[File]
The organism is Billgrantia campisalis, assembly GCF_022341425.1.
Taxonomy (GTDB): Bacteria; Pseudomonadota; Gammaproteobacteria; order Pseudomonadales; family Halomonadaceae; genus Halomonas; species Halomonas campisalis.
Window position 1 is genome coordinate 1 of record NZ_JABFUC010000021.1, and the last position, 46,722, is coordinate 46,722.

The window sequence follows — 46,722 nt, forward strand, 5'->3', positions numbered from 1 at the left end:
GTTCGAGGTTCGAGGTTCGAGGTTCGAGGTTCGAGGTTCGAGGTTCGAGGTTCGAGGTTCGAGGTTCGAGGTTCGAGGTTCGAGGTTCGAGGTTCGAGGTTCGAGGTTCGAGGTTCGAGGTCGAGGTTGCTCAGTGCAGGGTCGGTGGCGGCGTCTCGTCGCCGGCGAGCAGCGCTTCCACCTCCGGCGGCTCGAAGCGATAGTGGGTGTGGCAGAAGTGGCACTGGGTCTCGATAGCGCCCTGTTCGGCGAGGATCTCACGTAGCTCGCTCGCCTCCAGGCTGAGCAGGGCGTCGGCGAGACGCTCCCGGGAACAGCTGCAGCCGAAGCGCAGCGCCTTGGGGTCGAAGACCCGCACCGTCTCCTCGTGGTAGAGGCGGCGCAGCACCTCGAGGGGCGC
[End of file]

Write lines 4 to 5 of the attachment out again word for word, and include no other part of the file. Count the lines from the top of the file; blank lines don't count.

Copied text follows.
The window sequence follows — 46,722 nt, forward strand, 5'->3', positions numbered from 1 at the left end:
GTTCGAGGTTCGAGGTTCGAGGTTCGAGGTTCGAGGTTCGAGGTTCGAGGTTCGAGGTTCGAGGTTCGAGGTTCGAGGTTCGAGGTTCGAGGTTCGAGGTTCGAGGTTCGAGGTTCGAGGTCGAGGTTGCTCAGTGCAGGGTCGGTGGCGGCGTCTCGTCGCCGGCGAGCAGCGCTTCCACCTCCGGCGGCTCGAAGCGATAGTGGGTGTGGCAGAAGTGGCACTGGGTCTCGATAGCGCCCTGTTCGGCGAGGATCTCACGTAGCTCGCTCGCCTCCAGGCTGAGCAGGGCGTCGGCGAGACGCTCCCGGGAACAGCTGCAGCCGAAGCGCAGCGCCTTGGGGTCGAAGACCCGCACCGTCTCCTCGTGGTAGAGGCGGCGCAGCACCTCGAGGGGCGC